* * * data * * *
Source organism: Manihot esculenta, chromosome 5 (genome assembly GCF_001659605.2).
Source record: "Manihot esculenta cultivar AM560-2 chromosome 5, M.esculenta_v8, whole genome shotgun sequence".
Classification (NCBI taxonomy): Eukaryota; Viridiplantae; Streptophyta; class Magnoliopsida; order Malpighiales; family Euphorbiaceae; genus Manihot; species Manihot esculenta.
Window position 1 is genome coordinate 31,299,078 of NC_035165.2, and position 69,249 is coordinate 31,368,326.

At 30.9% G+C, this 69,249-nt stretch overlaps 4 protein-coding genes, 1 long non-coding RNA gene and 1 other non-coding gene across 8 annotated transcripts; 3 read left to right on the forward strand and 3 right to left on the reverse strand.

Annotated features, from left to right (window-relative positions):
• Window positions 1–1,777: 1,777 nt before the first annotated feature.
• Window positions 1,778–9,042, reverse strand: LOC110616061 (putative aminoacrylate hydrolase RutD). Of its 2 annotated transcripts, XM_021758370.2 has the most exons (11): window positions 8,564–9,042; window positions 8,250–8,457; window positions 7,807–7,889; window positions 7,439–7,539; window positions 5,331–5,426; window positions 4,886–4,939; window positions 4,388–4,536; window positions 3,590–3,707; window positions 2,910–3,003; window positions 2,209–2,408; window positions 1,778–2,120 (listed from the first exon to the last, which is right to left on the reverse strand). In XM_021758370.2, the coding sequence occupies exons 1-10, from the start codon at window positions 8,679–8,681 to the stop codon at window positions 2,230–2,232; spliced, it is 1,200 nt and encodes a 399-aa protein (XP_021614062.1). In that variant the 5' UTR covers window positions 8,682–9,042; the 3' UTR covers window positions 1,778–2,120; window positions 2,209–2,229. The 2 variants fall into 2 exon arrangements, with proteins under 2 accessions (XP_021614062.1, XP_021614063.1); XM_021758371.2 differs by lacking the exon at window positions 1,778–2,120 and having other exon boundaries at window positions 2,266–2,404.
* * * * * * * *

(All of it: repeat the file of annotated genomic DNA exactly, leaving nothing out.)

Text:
Source organism: Manihot esculenta, chromosome 5 (genome assembly GCF_001659605.2).
Source record: "Manihot esculenta cultivar AM560-2 chromosome 5, M.esculenta_v8, whole genome shotgun sequence".
Classification (NCBI taxonomy): Eukaryota; Viridiplantae; Streptophyta; class Magnoliopsida; order Malpighiales; family Euphorbiaceae; genus Manihot; species Manihot esculenta.
Window position 1 is genome coordinate 31,299,078 of NC_035165.2, and position 69,249 is coordinate 31,368,326.

At 30.9% G+C, this 69,249-nt stretch overlaps 4 protein-coding genes, 1 long non-coding RNA gene and 1 other non-coding gene across 8 annotated transcripts; 3 read left to right on the forward strand and 3 right to left on the reverse strand.

Annotated features, from left to right (window-relative positions):
• Window positions 1–1,777: 1,777 nt before the first annotated feature.
• Window positions 1,778–9,042, reverse strand: LOC110616061 (putative aminoacrylate hydrolase RutD). Of its 2 annotated transcripts, XM_021758370.2 has the most exons (11): window positions 8,564–9,042; window positions 8,250–8,457; window positions 7,807–7,889; window positions 7,439–7,539; window positions 5,331–5,426; window positions 4,886–4,939; window positions 4,388–4,536; window positions 3,590–3,707; window positions 2,910–3,003; window positions 2,209–2,408; window positions 1,778–2,120 (listed from the first exon to the last, which is right to left on the reverse strand). In XM_021758370.2, the coding sequence occupies exons 1-10, from the start codon at window positions 8,679–8,681 to the stop codon at window positions 2,230–2,232; spliced, it is 1,200 nt and encodes a 399-aa protein (XP_021614062.1). In that variant the 5' UTR covers window positions 8,682–9,042; the 3' UTR covers window positions 1,778–2,120; window positions 2,209–2,229. The 2 variants fall into 2 exon arrangements, with proteins under 2 accessions (XP_021614062.1, XP_021614063.1); XM_021758371.2 differs by lacking the exon at window positions 1,778–2,120 and having other exon boundaries at window positions 2,266–2,404.